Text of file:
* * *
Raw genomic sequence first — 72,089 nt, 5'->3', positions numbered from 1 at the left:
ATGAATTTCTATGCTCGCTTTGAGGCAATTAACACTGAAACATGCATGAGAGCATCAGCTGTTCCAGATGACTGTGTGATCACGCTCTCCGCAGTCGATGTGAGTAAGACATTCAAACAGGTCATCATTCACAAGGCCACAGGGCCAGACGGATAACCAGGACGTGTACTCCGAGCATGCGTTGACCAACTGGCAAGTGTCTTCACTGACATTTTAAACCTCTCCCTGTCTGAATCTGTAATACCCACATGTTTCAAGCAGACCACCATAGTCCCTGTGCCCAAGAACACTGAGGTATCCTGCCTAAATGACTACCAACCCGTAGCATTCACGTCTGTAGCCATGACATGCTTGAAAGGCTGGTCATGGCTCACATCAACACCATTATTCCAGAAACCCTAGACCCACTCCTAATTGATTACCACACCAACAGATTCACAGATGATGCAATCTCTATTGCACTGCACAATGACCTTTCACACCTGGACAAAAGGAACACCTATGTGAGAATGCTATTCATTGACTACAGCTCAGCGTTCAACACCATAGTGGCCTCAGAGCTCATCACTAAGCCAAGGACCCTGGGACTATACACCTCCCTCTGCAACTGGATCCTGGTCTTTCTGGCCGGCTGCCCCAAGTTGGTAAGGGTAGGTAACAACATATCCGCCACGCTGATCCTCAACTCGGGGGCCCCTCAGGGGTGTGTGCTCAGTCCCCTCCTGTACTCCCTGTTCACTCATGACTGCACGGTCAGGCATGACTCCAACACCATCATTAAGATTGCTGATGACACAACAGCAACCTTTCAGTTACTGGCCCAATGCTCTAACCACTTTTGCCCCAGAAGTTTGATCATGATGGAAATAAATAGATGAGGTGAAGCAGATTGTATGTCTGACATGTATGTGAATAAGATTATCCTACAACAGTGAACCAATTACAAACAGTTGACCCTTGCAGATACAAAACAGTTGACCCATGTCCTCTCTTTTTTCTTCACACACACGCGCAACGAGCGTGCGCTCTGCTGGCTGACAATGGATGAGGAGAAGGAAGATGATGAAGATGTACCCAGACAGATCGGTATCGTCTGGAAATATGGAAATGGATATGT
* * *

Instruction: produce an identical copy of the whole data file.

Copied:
Raw genomic sequence first — 72,089 nt, 5'->3', positions numbered from 1 at the left:
ATGAATTTCTATGCTCGCTTTGAGGCAATTAACACTGAAACATGCATGAGAGCATCAGCTGTTCCAGATGACTGTGTGATCACGCTCTCCGCAGTCGATGTGAGTAAGACATTCAAACAGGTCATCATTCACAAGGCCACAGGGCCAGACGGATAACCAGGACGTGTACTCCGAGCATGCGTTGACCAACTGGCAAGTGTCTTCACTGACATTTTAAACCTCTCCCTGTCTGAATCTGTAATACCCACATGTTTCAAGCAGACCACCATAGTCCCTGTGCCCAAGAACACTGAGGTATCCTGCCTAAATGACTACCAACCCGTAGCATTCACGTCTGTAGCCATGACATGCTTGAAAGGCTGGTCATGGCTCACATCAACACCATTATTCCAGAAACCCTAGACCCACTCCTAATTGATTACCACACCAACAGATTCACAGATGATGCAATCTCTATTGCACTGCACAATGACCTTTCACACCTGGACAAAAGGAACACCTATGTGAGAATGCTATTCATTGACTACAGCTCAGCGTTCAACACCATAGTGGCCTCAGAGCTCATCACTAAGCCAAGGACCCTGGGACTATACACCTCCCTCTGCAACTGGATCCTGGTCTTTCTGGCCGGCTGCCCCAAGTTGGTAAGGGTAGGTAACAACATATCCGCCACGCTGATCCTCAACTCGGGGGCCCCTCAGGGGTGTGTGCTCAGTCCCCTCCTGTACTCCCTGTTCACTCATGACTGCACGGTCAGGCATGACTCCAACACCATCATTAAGATTGCTGATGACACAACAGCAACCTTTCAGTTACTGGCCCAATGCTCTAACCACTTTTGCCCCAGAAGTTTGATCATGATGGAAATAAATAGATGAGGTGAAGCAGATTGTATGTCTGACATGTATGTGAATAAGATTATCCTACAACAGTGAACCAATTACAAACAGTTGACCCTTGCAGATACAAAACAGTTGACCCATGTCCTCTCTTTTTTCTTCACACACACGCGCAACGAGCGTGCGCTCTGCTGGCTGACAATGGATGAGGAGAAGGAAGATGATGAAGATGTACCCAGACAGATCGGTATCGTCTGGAAATATGGAAATGGATATGT